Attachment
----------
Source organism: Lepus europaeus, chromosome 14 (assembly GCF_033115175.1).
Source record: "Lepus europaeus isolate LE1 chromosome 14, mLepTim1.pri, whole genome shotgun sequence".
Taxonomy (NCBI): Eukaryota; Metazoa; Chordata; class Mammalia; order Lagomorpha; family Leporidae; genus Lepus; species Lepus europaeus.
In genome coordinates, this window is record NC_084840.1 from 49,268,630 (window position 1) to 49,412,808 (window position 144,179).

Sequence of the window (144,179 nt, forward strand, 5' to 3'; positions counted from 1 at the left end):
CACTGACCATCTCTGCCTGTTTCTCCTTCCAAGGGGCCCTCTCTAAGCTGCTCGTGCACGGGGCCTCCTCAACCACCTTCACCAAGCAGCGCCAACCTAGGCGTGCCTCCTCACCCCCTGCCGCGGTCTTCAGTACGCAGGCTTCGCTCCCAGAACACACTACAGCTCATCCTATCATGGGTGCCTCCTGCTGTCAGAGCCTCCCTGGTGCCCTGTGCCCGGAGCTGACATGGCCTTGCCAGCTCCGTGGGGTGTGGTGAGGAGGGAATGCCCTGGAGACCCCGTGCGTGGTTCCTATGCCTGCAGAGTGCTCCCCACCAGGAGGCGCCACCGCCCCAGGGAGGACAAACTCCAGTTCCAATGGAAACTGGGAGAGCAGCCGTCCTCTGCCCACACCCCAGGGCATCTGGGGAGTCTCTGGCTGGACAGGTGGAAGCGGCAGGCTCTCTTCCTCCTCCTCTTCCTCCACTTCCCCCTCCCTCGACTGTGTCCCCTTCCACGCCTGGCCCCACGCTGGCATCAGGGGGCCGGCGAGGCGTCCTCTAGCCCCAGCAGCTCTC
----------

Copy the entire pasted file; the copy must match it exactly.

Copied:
Source organism: Lepus europaeus, chromosome 14 (assembly GCF_033115175.1).
Source record: "Lepus europaeus isolate LE1 chromosome 14, mLepTim1.pri, whole genome shotgun sequence".
Taxonomy (NCBI): Eukaryota; Metazoa; Chordata; class Mammalia; order Lagomorpha; family Leporidae; genus Lepus; species Lepus europaeus.
In genome coordinates, this window is record NC_084840.1 from 49,268,630 (window position 1) to 49,412,808 (window position 144,179).

Sequence of the window (144,179 nt, forward strand, 5' to 3'; positions counted from 1 at the left end):
CACTGACCATCTCTGCCTGTTTCTCCTTCCAAGGGGCCCTCTCTAAGCTGCTCGTGCACGGGGCCTCCTCAACCACCTTCACCAAGCAGCGCCAACCTAGGCGTGCCTCCTCACCCCCTGCCGCGGTCTTCAGTACGCAGGCTTCGCTCCCAGAACACACTACAGCTCATCCTATCATGGGTGCCTCCTGCTGTCAGAGCCTCCCTGGTGCCCTGTGCCCGGAGCTGACATGGCCTTGCCAGCTCCGTGGGGTGTGGTGAGGAGGGAATGCCCTGGAGACCCCGTGCGTGGTTCCTATGCCTGCAGAGTGCTCCCCACCAGGAGGCGCCACCGCCCCAGGGAGGACAAACTCCAGTTCCAATGGAAACTGGGAGAGCAGCCGTCCTCTGCCCACACCCCAGGGCATCTGGGGAGTCTCTGGCTGGACAGGTGGAAGCGGCAGGCTCTCTTCCTCCTCCTCTTCCTCCACTTCCCCCTCCCTCGACTGTGTCCCCTTCCACGCCTGGCCCCACGCTGGCATCAGGGGGCCGGCGAGGCGTCCTCTAGCCCCAGCAGCTCTC